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Jeffrey Toobin: Peterson prosecution begins unconventionally


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Jeffrey Toobin
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(CNN) -- On Tuesday, jurors heard Laci Peterson's stepfather-in-law tell how the family's suspicions about Scott Peterson grew after Laci vanished. CNN anchor Soledad O'Brien spoke with CNN senior legal analyst Jeffrey Toobin Wednesday on that testimony and the direction of the trial so far.

SOLEDAD O'BRIEN: What do you think was the most interesting thing from the stepfather's testimony yesterday? (More on testimony)

JEFFREY TOOBIN: Well, it's really no one smoking gun piece of evidence in this case. It's an accumulation of suspicious facts about his behavior.

You know, he says he was a fisherman, but Scott bought a fishing boat and never told him (stepfather-in-law Ron Grantski) about it. This fishing boat, according to the prosecution, is the instrument of murder. It is -- it was purchased by Scott Peterson, says the prosecution, in order to use it to kill his wife.

He didn't tell his stepfather -- stepfather-in-law -- that he bought this boat. You would have thought a fellow fisherman, he would have thought the same thing.

O'BRIEN: For all the ado about who goes fishing Christmas Eve, actually the stepfather-in-law said in cross-examination he went fishing on Christmas Eve.

TOOBIN: Quite a surprise in the courtroom yesterday. This is one of the arguments that's been made. Not so much by the prosecutors, but sort of in the public. It's like, come on, what kind of ridiculous story is it that you go fishing on a cold Christmas Eve morning? In fact, the stepfather went fishing. Although, as he pointed out, he went to a nearby fishing place. Not ... 50 miles away in the Berkeley Marina.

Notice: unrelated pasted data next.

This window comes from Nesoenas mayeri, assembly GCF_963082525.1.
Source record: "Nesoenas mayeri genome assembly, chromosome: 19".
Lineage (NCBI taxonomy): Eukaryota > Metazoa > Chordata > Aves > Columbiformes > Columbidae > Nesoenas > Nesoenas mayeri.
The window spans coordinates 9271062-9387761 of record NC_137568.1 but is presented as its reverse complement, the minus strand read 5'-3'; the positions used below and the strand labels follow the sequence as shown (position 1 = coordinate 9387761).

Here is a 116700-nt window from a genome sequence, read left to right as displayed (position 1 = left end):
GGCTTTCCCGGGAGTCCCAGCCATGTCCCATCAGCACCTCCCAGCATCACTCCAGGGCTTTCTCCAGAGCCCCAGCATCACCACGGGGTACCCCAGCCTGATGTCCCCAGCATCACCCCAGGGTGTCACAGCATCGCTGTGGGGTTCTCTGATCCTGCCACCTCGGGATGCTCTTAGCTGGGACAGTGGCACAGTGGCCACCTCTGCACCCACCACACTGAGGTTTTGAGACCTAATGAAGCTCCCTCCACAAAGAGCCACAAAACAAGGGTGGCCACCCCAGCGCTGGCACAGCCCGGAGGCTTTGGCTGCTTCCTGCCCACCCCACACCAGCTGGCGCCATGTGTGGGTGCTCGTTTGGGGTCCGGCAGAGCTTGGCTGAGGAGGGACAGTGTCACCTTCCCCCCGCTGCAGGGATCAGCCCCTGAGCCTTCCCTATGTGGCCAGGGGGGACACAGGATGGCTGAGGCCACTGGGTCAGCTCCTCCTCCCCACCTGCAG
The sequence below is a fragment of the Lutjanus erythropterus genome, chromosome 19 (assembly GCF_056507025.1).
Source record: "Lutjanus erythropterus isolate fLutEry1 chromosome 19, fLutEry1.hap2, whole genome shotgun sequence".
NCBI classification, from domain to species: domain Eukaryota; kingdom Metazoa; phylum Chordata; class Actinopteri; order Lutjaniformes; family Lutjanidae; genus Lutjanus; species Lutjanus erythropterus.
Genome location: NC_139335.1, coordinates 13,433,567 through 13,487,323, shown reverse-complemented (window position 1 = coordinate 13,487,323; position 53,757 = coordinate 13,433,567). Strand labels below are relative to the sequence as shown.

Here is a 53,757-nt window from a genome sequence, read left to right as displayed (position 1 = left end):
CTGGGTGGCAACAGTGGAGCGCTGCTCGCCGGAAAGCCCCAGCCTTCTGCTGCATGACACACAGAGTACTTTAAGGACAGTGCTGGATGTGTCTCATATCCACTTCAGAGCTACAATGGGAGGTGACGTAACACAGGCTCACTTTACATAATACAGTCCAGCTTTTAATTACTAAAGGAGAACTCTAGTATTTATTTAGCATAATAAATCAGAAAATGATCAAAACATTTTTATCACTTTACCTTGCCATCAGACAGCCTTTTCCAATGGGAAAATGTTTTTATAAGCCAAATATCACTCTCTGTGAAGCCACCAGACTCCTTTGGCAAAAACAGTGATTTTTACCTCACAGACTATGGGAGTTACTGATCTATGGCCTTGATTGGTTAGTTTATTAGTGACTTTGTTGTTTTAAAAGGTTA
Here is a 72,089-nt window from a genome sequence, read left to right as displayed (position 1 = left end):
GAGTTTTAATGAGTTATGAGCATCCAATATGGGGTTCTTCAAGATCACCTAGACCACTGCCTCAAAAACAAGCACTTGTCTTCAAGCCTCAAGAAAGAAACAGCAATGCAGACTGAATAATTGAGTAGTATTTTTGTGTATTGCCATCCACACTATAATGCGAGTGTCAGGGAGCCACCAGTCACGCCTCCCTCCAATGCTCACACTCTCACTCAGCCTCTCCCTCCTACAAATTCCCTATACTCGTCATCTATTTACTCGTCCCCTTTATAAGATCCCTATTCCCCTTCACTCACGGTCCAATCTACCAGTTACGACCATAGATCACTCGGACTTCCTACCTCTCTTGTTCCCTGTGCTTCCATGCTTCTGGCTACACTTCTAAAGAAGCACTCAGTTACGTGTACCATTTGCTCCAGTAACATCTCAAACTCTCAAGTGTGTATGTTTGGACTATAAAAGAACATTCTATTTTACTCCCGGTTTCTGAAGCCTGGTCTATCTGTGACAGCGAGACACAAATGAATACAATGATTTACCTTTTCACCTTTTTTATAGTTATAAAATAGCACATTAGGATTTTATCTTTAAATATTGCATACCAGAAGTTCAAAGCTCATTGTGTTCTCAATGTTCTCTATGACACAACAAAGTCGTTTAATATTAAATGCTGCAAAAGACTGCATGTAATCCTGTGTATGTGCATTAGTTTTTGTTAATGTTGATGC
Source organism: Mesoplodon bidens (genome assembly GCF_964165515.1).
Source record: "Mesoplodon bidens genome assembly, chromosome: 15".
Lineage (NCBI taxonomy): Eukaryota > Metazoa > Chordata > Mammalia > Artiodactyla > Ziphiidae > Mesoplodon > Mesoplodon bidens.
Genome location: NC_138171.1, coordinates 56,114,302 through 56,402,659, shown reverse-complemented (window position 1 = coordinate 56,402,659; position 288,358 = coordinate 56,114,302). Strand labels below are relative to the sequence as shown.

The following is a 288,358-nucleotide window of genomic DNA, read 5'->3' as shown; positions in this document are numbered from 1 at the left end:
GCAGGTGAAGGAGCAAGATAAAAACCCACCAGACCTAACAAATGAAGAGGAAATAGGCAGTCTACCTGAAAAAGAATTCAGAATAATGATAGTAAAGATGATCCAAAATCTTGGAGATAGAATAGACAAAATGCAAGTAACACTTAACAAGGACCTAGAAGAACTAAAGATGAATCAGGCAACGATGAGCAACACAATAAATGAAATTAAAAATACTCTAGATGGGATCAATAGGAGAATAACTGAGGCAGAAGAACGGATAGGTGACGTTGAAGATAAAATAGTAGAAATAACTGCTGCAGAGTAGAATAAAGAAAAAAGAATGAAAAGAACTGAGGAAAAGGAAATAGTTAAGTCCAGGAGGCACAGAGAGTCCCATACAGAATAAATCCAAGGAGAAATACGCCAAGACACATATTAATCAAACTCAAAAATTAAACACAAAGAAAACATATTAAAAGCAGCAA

O'BRIEN: All of this various family testimony, it's been fairly emotional about Scott and his behavior, who they describe as distant and unemotional and disinterested when they were all searching frantically for Laci. What kind of impact does that really have on the case?

TOOBIN: It's hard to say. You know, this -- the prosecutors did no begin this in a conventional way for a murder case. In a murder case, usually the prosecutors begin with, here's the victim, here is the body, and this is how he or she was found. Look at the terrible wounds, look at what happened here.

Instead, the prosecutors are sort of going in chronological order. She was missing, this is how Scott behaved.

You know, it's not as compelling, frankly. It's not as dramatic. And the evidence, you know, is susceptible to both incriminating and not incriminating interpretations.

O'BRIEN: It sounds like you're saying you don't love what the prosecution is doing so far. You're not impressed by their take on this?

TOOBIN: There's a long way to go in this case. They have the opportunity to put in a lot more evidence. But, no, I'm not terribly impressed so far.

O'BRIEN: Well, as you say, a long way to go.

TOOBIN: Yes, months.


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